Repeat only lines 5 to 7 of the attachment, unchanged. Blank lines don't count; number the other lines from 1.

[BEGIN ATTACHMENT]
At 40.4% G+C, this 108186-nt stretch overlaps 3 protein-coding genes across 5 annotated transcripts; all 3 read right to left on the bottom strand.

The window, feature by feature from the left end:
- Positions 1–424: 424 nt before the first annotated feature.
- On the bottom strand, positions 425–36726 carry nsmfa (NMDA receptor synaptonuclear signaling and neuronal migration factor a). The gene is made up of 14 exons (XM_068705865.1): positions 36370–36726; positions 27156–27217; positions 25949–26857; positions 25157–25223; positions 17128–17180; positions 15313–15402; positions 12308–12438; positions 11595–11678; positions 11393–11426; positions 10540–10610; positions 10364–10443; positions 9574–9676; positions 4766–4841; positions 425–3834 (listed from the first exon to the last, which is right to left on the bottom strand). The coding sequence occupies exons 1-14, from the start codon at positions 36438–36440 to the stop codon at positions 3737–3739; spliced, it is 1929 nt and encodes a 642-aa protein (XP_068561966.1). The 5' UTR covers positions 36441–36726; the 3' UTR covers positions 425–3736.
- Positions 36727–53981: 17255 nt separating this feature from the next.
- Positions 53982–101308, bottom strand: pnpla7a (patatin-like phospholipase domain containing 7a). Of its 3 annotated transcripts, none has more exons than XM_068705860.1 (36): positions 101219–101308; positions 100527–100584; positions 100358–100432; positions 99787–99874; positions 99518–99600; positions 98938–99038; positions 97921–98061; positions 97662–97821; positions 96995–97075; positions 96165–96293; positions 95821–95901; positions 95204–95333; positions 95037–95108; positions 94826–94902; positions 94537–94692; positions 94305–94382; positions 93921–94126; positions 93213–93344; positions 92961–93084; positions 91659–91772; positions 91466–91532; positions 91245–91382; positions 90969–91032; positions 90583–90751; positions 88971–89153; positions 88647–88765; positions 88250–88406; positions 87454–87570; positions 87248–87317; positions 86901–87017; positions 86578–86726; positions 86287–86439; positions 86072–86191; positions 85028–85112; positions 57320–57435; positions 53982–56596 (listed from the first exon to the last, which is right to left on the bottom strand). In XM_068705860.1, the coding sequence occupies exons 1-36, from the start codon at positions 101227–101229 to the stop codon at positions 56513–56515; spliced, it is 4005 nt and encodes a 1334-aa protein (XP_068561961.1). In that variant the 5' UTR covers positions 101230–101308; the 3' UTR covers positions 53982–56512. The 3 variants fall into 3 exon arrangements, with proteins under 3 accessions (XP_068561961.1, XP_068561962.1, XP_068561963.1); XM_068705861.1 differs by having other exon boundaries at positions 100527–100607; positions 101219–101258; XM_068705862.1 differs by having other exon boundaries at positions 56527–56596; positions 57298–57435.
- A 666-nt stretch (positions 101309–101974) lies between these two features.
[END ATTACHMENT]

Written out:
- Positions 36727–53981: 17255 nt separating this feature from the next.
- Positions 53982–101308, bottom strand: pnpla7a (patatin-like phospholipase domain containing 7a). Of its 3 annotated transcripts, none has more exons than XM_068705860.1 (36): positions 101219–101308; positions 100527–100584; positions 100358–100432; positions 99787–99874; positions 99518–99600; positions 98938–99038; positions 97921–98061; positions 97662–97821; positions 96995–97075; positions 96165–96293; positions 95821–95901; positions 95204–95333; positions 95037–95108; positions 94826–94902; positions 94537–94692; positions 94305–94382; positions 93921–94126; positions 93213–93344; positions 92961–93084; positions 91659–91772; positions 91466–91532; positions 91245–91382; positions 90969–91032; positions 90583–90751; positions 88971–89153; positions 88647–88765; positions 88250–88406; positions 87454–87570; positions 87248–87317; positions 86901–87017; positions 86578–86726; positions 86287–86439; positions 86072–86191; positions 85028–85112; positions 57320–57435; positions 53982–56596 (listed from the first exon to the last, which is right to left on the bottom strand). In XM_068705860.1, the coding sequence occupies exons 1-36, from the start codon at positions 101227–101229 to the stop codon at positions 56513–56515; spliced, it is 4005 nt and encodes a 1334-aa protein (XP_068561961.1). In that variant the 5' UTR covers positions 101230–101308; the 3' UTR covers positions 53982–56512. The 3 variants fall into 3 exon arrangements, with proteins under 3 accessions (XP_068561961.1, XP_068561962.1, XP_068561963.1); XM_068705861.1 differs by having other exon boundaries at positions 100527–100607; positions 101219–101258; XM_068705862.1 differs by having other exon boundaries at positions 56527–56596; positions 57298–57435.
- A 666-nt stretch (positions 101309–101974) lies between these two features.